Written by Andrés García Higuera (STOA) with Marlene Arens and Jakob Wachsmuth (Fraunhofer Institute for Systems and Innovation Research ISI),
What are the options for closing the carbon cycle through substitution of fossil fuel use and how can they help to meet the Green Deal objectives? How can the EU hydrogen strategy contribute to this objective?
These questions were addressed at a STOA workshop, chaired by Members of the European Parliament and STOA Panel members Tiemo Wölken (S&D, Germany) and Patrizia Toia (S&D, Italy), and held on 1 March 2021. The event provided a broad view of hydrogen and other solutions for decarbonising European industry for some 390 participants. Policy-makers, scientists, non-governmental organisations (NGOs) and industry representatives highlighted the opportunities and risks of a hydrogen economy. Several speakers discussed the hierarchy of hydrogen use (steel and chemical industry, aviation and shipping are commonly agreed upon), and where it should not be used (household heating and private transport, according to some). Some industry representatives and some scientists called for decarbonisation of the European industry, where hydrogen use is supplemented by technologies that enable closed carbon cycles, while NGOs and other scientists called for a clear phase-out of fossil fuels.
STOA Panel member Timo Wölken opened the workshop and introduced the political context, mentioning key legislation and goals such as the long-term targets of climate neutrality in the EU and the publication of the EU hydrogen strategy. Additionally, he pointed to the proposed legislation on a trans-European energy infrastructure and the Fit for 55 package.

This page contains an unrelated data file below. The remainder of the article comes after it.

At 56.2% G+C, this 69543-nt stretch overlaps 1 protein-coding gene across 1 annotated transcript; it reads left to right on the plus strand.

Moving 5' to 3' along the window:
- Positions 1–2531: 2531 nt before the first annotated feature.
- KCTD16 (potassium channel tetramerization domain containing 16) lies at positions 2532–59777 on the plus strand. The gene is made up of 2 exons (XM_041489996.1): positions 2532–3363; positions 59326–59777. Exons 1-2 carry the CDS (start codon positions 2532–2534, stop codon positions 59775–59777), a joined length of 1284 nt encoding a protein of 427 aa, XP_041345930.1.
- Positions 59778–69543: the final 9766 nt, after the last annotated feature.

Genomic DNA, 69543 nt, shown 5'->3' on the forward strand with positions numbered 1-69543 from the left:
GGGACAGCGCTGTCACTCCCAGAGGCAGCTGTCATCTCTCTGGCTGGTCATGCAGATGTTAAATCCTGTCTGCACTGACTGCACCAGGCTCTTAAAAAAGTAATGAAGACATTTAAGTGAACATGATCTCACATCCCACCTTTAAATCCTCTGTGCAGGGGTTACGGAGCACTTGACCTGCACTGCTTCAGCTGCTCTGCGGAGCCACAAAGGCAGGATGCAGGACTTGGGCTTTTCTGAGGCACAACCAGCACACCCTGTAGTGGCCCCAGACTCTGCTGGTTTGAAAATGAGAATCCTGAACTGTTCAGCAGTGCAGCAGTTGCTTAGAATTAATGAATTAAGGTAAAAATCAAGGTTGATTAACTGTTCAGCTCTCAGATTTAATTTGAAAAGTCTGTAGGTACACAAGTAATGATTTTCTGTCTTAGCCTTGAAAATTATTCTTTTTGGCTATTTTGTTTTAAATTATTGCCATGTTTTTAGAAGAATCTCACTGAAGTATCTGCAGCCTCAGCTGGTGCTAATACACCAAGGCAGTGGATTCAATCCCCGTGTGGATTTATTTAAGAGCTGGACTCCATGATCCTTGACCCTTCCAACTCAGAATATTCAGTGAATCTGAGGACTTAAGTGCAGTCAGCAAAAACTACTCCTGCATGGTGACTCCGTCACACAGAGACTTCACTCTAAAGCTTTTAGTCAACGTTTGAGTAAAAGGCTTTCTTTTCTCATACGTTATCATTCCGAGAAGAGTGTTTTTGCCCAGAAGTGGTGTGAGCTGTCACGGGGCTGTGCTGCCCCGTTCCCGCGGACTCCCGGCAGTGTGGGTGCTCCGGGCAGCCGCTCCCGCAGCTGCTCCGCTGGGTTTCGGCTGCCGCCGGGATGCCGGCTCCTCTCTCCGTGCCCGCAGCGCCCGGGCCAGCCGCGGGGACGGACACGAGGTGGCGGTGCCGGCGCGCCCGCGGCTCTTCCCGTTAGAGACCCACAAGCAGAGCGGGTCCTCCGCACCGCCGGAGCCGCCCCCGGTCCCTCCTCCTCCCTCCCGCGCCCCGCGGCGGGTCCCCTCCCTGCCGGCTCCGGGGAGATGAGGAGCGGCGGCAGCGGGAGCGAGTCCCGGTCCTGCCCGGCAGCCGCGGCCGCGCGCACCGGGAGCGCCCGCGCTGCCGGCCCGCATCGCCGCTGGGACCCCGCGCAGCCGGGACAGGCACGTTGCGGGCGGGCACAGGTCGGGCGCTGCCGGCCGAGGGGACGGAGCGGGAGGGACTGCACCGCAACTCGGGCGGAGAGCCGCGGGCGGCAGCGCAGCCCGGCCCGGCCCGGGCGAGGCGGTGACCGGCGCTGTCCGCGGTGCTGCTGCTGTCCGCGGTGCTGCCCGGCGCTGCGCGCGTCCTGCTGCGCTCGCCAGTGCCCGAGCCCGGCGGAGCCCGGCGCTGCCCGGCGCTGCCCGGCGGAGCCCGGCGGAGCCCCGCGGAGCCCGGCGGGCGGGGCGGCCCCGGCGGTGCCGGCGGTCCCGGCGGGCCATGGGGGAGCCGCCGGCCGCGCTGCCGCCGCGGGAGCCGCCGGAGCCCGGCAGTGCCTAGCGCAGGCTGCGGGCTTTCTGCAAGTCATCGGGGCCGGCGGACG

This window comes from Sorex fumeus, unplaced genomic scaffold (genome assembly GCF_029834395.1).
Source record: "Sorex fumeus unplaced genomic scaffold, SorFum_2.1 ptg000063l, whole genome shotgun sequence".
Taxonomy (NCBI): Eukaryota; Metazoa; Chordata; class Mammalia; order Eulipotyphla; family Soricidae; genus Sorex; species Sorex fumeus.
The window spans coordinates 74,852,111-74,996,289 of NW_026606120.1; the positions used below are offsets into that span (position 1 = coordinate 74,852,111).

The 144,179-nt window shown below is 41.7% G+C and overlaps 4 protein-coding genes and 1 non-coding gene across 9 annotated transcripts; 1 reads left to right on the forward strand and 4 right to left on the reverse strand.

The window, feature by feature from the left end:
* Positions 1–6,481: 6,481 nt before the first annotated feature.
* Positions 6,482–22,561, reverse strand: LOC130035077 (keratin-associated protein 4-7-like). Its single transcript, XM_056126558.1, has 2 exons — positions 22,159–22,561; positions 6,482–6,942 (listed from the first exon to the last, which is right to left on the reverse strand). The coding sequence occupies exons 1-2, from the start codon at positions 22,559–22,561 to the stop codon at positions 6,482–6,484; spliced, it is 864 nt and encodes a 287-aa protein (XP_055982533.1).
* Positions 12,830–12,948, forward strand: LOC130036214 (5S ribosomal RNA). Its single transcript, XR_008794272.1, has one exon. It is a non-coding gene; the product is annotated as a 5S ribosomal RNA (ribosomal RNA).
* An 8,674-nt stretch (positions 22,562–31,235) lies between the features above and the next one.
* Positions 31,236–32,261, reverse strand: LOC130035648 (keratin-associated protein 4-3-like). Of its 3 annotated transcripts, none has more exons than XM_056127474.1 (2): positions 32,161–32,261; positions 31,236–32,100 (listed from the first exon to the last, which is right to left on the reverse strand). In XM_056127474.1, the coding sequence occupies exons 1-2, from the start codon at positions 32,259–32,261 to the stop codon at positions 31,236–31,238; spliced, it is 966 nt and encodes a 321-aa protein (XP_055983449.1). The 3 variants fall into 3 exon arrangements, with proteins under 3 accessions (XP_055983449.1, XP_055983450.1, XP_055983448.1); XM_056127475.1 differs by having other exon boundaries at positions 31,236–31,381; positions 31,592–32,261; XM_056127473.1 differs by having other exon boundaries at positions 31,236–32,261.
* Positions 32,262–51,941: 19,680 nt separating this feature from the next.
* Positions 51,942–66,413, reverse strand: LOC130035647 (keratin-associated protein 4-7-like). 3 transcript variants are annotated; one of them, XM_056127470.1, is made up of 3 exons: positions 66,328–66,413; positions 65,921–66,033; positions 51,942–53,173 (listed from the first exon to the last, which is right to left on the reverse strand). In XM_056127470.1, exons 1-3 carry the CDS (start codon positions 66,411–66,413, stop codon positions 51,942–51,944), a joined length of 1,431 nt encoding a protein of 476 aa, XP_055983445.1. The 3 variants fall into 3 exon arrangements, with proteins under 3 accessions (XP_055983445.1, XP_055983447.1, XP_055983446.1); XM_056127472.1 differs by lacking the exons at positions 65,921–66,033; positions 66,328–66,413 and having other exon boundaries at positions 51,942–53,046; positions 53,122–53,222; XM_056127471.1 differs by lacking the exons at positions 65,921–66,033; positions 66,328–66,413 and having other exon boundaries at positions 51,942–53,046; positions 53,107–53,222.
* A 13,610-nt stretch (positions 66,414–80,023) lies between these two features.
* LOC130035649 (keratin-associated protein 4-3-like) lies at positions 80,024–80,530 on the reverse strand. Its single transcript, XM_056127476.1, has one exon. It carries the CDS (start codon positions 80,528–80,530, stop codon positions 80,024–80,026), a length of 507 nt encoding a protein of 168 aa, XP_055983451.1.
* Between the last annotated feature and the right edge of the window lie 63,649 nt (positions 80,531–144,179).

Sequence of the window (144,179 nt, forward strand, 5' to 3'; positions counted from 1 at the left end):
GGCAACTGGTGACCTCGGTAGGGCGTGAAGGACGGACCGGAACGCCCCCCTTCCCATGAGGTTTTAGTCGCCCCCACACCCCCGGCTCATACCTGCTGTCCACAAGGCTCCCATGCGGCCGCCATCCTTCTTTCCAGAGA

Stressing that private investment is needed to advance, STOA Panel Member Patrizia Toia emphasised the current strong European push for hydrogen and the ongoing technological research.
Birgit Honé, Rapporteur for the European Committee of the Regions’ opinion on clean hydrogen, pointed out that hydrogen could be a great opportunity for regional development, as the production of local green hydrogen might provide €30 billion of added value and 800 000 additional jobs. She concluded that the Fit for 55 package should entail becoming fit-for-green-hydrogen.
Sarah Nelen, Deputy Head of Cabinet of European Commission Executive Vice-President Frans Timmermans, addressed the urgency for climate action in industry, as 2030 is very close in terms of investment cycles, which are typically long in energy-intensive industries, meaning that the EU needs to prepare for a roll-out of hydrogen. Sarah Nelen also highlighted the advantages of the EU as a single market when it comes to the implementation of standards, certification or infrastructure.
Stating that meeting EU sustainability targets requires that we pass to a circular economy for carbon, Gabriele Centi, President of the European Research Institute of Catalysis, sees the need for a long-term vision on how to close the carbon cycles. He also called for a system approach, focusing on replicability and flexibility, and spoke of the need to create an innovation ecosystem with all relevant stakeholders, as well for a radical system change to replace incremental innovations.
Carl de Maré, Head of Technology Strategy at Arcelor Mittal, stated that betting on hydrogen was risky, as hydrogen is not yet available, is expensive, and current synergies would be lost. He saw smart carbon usage as an opportunity, because the emitted carbon could be used for other products, supporting circular carbon concepts. Carl de Maré concluded that taking CO2 as a resource was a ‘no-regret’ option, which should be developed further to achieve carbon neutrality.